Design for easily (home) manufacturing

A project log for The DIYson, an open source Cyclone vacuum cleaner

Why buying an expensive cyclone vacuum cleaner when you can build yourself one?

MadaeonMadaeon 05/13/2019 at 10:332 Comments

This picture shows the design that I made for the first iteration. Some prior decisions were made before starting to sketch:


Madaeon wrote 05/13/2019 at 14:39 point

Hi, thanks for your comment.  The current prototype works (dust and small debris do stay in the bottom of the container, not on the filter), but what you say is also correct and would surely improve the efficency a lot; I will have a look at the design you suggest.

Thanks for your help, and like this project if you want to support it!

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Florian Festi wrote 05/13/2019 at 14:33 point

I have not build a cyclone myself - so take my advice with a grain of salt - but I read quite a lot about them a while ago. They are quite popular in wood working as they can separate large amounts of wood shaving without clogging up a filter.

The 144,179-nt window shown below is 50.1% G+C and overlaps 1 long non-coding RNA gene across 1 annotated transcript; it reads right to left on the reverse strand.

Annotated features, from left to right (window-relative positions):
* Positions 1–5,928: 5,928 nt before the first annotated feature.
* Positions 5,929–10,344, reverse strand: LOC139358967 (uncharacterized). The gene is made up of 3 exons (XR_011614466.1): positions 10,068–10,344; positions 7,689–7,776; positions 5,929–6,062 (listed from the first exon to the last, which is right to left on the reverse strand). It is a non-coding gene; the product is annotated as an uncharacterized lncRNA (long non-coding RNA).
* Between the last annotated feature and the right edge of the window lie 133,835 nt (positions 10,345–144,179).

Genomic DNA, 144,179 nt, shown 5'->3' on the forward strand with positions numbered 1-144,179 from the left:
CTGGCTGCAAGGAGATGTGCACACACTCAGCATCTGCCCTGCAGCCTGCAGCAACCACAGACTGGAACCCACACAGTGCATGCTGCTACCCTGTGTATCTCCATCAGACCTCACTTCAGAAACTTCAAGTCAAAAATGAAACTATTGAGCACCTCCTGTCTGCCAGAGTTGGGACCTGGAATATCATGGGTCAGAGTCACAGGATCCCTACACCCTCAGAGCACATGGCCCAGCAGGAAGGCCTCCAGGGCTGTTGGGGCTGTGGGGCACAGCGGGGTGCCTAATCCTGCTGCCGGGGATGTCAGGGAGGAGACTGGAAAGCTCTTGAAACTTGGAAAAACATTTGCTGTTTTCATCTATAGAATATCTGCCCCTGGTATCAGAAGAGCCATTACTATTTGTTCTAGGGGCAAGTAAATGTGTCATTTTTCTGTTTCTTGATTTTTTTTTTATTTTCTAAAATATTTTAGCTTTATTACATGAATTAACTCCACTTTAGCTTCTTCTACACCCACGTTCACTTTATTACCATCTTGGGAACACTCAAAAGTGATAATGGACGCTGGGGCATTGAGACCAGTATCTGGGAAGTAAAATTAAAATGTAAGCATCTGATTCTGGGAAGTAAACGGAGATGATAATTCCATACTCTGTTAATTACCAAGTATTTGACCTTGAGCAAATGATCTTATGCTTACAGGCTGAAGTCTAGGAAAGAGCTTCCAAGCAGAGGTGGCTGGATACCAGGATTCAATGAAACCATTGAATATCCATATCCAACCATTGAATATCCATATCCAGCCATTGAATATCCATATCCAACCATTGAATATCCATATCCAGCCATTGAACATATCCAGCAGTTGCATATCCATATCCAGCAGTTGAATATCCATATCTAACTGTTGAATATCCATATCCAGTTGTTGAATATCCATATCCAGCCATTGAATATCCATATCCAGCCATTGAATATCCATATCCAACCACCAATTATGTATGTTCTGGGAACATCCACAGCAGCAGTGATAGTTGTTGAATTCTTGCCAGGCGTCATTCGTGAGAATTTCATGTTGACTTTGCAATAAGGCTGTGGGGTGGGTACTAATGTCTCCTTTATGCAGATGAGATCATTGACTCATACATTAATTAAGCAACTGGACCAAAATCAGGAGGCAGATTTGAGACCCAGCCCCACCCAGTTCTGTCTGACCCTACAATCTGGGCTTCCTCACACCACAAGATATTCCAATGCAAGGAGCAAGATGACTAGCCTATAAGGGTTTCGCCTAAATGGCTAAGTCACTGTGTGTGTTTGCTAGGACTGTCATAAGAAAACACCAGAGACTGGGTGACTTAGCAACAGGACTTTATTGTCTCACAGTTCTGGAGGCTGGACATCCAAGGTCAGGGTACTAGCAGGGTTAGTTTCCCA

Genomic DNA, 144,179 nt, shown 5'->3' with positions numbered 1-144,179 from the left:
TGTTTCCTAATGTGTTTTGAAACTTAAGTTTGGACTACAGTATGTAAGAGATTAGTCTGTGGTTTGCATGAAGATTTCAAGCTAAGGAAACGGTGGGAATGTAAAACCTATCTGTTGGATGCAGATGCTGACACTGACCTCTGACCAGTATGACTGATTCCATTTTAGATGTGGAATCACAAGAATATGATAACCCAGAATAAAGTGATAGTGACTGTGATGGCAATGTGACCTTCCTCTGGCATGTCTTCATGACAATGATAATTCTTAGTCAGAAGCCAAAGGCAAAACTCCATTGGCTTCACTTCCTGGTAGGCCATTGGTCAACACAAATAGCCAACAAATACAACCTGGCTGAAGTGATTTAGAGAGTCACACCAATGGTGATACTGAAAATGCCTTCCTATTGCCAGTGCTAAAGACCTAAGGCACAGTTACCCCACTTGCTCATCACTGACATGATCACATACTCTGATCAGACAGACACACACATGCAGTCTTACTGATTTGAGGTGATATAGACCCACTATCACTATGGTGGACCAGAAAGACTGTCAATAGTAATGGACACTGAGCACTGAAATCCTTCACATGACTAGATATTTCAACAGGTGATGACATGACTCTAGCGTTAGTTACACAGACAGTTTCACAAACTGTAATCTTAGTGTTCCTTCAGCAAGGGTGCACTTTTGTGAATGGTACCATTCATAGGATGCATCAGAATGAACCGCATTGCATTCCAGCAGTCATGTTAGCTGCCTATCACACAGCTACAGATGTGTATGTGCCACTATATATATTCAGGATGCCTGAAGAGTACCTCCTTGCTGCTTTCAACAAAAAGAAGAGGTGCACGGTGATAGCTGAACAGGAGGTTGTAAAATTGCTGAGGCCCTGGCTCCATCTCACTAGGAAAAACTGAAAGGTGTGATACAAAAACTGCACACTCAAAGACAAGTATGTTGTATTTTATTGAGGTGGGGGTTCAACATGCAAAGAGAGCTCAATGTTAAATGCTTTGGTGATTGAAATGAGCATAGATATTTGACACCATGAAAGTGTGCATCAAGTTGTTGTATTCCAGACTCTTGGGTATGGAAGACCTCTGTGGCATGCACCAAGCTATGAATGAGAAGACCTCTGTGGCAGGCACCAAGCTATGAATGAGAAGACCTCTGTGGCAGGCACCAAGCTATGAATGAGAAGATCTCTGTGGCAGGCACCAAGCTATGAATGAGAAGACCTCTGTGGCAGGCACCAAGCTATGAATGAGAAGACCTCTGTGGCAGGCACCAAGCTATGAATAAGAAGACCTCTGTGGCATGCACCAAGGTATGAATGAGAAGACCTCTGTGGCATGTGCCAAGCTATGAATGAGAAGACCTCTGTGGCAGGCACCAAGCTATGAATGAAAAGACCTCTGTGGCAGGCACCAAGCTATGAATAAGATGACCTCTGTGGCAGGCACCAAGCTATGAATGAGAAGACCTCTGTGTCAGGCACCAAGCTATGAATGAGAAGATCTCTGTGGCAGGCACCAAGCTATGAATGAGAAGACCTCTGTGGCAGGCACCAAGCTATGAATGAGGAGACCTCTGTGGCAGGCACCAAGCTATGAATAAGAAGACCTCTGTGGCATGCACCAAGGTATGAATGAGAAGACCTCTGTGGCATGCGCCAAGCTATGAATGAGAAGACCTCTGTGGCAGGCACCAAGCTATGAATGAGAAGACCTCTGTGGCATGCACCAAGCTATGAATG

Even with my very limited knowledge it is quite obvious that your design won't work. You need a place where the dust actually stays. In the Dyson drawing you can clearly see that there is a container at the bottom for this purpose. It is also important that the airflow cannot reach to this area and pick the dust up again.

To help with this the exit tube only extents into the swirling chamber as far as needed to prevent entering air to take the direct route to the exit. This is also visible in the drawing.

The airflow arrows in the picture here on the other hand show clearly that any dust on the floor will immediately picked up and dragged out on the most direct route possible. 

A way to work around this without adding a long cone to the bottom is the Thien baffle which splits the chamber into a high and low air speed part of which the lower one stores the dust. A quick google search should show you lots of DIY examples from the woodworking community.

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